Past Ten, Next Ten: Interview with Eric Dodson

As we roll through the first year of this decade I've asked two standard questions to a few key players in our industry. I wanted to know their thoughts, from their unique role and perspective, on what we saw over this last ten years and what to expect in the ten to come.

Eric Dodson serves as Chief Executive Officer for Audubon Lifestyles, an organization that fosters sustainability by working to balance the triple bottom line of people, profit, and planet.

Prior to this he worked as Manager of Outreach and Education assisting Audubon International Signature Program members achieve certification. He worked at Audubon International for eleven years as Director of Management Information Systems (MIS) and was responsible for the design, development and maintenance of the Audubon International website, their corporate network, and oversaw every aspect of their computer technology needs. Eric currently sits on the board of directors for the Florida Green Building Coalition, and the International Sustainability Council (ISC). Eric resides in Tampa, Florida and is a Florida Gulf Coast Member of the United States Green Building Council (USGBC).

Turfhugger: To what degree have environmental issues affected your role through this past decade?

Eric Dodson: Having once been an employee of Audubon International (AI) for nearly 20 years in one capacity or another, and probably more importantly because I am the son of Ronald G. Dodson, who created the Audubon Cooperative Sanctuary Programs and the Audubon Signature Programs, it has been interesting to me to not only witness the changes that have occurred over the last decade, but also how the past decade deferrers from the decade prior to that.

When golf course certification programs where brought to the forefront in the late 80’s and early 90’s the public reaction by many was shock. This was shock that an environmental non-profit organization was not only reaching out to golf courses and golf course superintendents, but more importantly shock that there was a non-profit organization certifying golf courses as environmentally sound. At the time, the golf course industry was perceived by the general public as being one of the heaviest polluters to the environment, and the AI programs associated with the golf course industry were considered very controversial.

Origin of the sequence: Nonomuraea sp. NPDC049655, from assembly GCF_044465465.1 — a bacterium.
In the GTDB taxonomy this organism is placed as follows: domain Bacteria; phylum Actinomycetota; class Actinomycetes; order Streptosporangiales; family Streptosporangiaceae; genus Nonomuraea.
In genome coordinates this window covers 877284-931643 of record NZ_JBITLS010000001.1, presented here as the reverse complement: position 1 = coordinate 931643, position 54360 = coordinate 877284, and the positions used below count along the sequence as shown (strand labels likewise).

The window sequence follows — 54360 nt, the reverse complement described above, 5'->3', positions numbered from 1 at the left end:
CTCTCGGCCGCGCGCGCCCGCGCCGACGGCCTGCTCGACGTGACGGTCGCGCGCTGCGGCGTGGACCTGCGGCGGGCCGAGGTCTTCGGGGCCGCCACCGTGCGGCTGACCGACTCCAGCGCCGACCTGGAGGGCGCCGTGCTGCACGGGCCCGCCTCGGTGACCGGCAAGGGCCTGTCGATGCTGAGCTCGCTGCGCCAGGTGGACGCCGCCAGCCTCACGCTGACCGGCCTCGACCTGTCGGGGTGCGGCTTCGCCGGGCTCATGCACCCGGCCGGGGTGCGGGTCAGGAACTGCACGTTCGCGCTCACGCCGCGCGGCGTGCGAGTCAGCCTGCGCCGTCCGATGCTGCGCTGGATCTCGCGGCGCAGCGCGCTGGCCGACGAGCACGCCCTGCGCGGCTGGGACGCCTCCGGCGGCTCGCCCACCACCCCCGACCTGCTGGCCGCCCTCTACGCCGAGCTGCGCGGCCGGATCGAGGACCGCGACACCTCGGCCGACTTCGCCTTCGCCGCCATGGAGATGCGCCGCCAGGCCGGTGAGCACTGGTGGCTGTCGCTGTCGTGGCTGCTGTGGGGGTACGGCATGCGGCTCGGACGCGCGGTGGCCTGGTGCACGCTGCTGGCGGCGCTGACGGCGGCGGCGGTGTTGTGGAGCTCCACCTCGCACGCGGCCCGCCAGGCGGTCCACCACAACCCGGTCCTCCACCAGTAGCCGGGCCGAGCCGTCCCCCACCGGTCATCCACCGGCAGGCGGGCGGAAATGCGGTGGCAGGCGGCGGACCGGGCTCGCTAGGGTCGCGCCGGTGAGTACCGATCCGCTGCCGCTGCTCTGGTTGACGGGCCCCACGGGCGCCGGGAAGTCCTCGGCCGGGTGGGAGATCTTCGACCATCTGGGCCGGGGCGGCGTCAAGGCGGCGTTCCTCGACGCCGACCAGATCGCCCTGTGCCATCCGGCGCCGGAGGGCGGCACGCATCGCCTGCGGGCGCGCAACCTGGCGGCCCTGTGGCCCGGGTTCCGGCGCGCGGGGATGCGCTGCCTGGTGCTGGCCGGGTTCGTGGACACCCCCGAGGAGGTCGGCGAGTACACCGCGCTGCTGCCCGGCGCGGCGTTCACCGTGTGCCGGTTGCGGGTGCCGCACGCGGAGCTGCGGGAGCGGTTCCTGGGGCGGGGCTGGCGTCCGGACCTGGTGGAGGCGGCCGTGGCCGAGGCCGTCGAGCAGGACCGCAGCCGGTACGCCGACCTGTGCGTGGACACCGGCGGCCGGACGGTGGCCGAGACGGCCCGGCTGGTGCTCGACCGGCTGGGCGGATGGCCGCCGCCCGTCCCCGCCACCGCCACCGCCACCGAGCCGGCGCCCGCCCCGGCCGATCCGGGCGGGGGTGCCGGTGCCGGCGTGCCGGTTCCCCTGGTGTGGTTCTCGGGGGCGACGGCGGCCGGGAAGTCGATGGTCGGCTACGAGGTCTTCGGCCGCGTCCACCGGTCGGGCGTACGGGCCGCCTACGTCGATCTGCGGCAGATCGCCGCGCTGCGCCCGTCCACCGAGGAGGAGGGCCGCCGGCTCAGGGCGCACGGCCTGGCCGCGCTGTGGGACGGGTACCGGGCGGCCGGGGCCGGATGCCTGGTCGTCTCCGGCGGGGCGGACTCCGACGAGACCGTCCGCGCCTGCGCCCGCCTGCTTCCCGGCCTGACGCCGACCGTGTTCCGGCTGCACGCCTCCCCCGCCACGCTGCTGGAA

The saying goes, “The first man across the battlefield usually is the first to get shot,” and generally that was proven to be very true in AI’s case. The AI programs and the organization took many punches in its early years from other non-profit organizations, and traditional environmentalists. Many criticized the AI programs as being nothing more than an arm of the golf industry, a farce, and nothing more than an attempt by the golf industry at green washing. But when the dust finally did settle, it was difficult for anyone to downplay the importance that the Audubon Cooperative Sanctuary Programs and Audubon Signature Programs played in improving the environmental quality of golf courses worldwide. I feel that it ultimately can be shown that the programs that were created over 20 years ago not only proved to be champions for environmental conservation, but also instrumental in changing the generally negative perceptions that the public held regarding golf courses and their environmental impact.

It has been a real privilege for me to personally play a part in that critical change in the golf course industry. Now a couple of decades later, not only has the public perception of golf courses changed dramatically, but I have witnessed hundreds if not thousands of instances of golf courses that were once chastised as the worst of the worst, being held up as havens for wildlife, and champions of water quality and conservation within their communities.